While QSLs are extremely interesting from a conceptual perspective, it is far from obvious to realize them in experimental materials, or even realistic spin Hamiltonians. Traditionally, most studies considered spinrotationinvariant Heisenberg systems on geometrically frustrated twodimensional lattices. However, it has recently been recognized that magnetic systems with strong spinorbit coupling provide a promising alternative avenue to QSLs WitczakKrempa et al. (2014); Gingras and McClarty (2014); Rau et al. (2016a); Iaconis et al. (2018). In general, these systems have a large number of magnetically anisotropic terms, leading to exchange frustration as well as an extended parameter space, and are thus expected to harbor QSL ground states on a wide range of two and threedimensional lattices.
The most widely studied such threedimensional structure is the pyrochlore lattice, consisting of periodically arranged cornersharing tetrahedra. Experimentally, two large families of materials, the pyrochlore spinels and the rareearth pyrochlores, provide vast realworld possibilities Gardner et al. (2010) to test theoretical predictions on the pyrochlore lattice. In the 2000s, it was predicted that certain antiferromagnetic pyrochlore models could support a U(1) QSL phase Hermele et al. (2004) [the “U(1)” means that the gauge field belongs to the Lie algebra of the U(1) group and that the emergent charges are characterized by integers related to the generating charge of U(1)], which is a simulacrum of electromagnetic gauge theory in highenergy physics. In 2011/2012, theoretical applications of this idea to realistic models emerged, suggesting the presence of a U(1) spin liquid in the socalled “quantum spin ice” pyrochlore materials Ross et al. (2011); Savary and Balents (2012). So far, these predictions remain to be confirmed in experiments, even though there are some promising recent developments Hirschberger et al. (2015, 2019); Gaudet et al. (2019); Sibille et al. (2016, 2015); Scheie et al. (2017); Thompson et al. (2017); Sibille et al. (2018); Tokiwa et al. (2018).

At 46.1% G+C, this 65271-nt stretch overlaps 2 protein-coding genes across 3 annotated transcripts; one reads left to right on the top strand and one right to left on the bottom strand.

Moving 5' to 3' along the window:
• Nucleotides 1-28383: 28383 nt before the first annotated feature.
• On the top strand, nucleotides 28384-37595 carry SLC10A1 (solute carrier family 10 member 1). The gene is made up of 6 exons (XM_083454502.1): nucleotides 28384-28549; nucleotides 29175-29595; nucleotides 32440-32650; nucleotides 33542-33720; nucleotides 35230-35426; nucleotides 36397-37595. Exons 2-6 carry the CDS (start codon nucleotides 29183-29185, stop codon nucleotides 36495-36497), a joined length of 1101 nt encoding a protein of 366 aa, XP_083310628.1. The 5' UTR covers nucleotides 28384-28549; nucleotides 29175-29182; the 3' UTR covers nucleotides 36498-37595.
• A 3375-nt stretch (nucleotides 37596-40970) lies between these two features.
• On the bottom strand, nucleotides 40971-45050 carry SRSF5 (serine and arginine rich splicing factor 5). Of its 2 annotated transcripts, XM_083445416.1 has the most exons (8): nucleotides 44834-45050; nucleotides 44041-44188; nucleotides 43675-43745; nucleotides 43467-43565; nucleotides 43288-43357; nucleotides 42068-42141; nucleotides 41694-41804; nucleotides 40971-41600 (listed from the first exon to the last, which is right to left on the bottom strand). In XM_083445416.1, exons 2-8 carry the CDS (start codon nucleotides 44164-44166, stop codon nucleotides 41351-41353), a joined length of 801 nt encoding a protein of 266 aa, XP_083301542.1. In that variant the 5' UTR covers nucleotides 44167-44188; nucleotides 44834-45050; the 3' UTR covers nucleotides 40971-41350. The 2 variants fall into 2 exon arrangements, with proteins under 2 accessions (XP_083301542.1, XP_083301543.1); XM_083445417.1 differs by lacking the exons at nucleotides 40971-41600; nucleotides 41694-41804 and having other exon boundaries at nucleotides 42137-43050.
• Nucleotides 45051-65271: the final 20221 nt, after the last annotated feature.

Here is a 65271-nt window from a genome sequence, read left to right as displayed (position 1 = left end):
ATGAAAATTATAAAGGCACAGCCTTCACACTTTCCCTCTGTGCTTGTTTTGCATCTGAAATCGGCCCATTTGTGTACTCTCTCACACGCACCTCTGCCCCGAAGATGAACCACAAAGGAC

Another thread recurring in the experimental study of rareearth pyrochlores is the close competition amongst several weakly ordered states Hallas et al. (2017). Several hints at this competition are present in the family of Yb pyrochlores, YbBO, which have a systematic structural evolution across the series B = Ge, Ti, Pt, Sn. While the germanate orders antiferromagnetically, the remaining members of the family have ferromagnetic ground states, suggesting the close proximity of at least these two phases. In each material, the specific heat is peaked at a temperature of 24K, while the maximum ordering temperature is 0.6K in the germanate and half or less than that in the rest of the family. These findings indicate the onset of strong spin correlations well above the ordering temperature, but an inability of the system to decide upon its ground state. The weak ferromagnetic ground state in YbTiO is also famously mercurial, changing its character substantially with sample variations Bowman et al. (2019). Theoretically, a classical analysis indeed finds close competition amongst several distinct phases Yan et al. (2017), but a quantum picture of this phase competition is not yet available.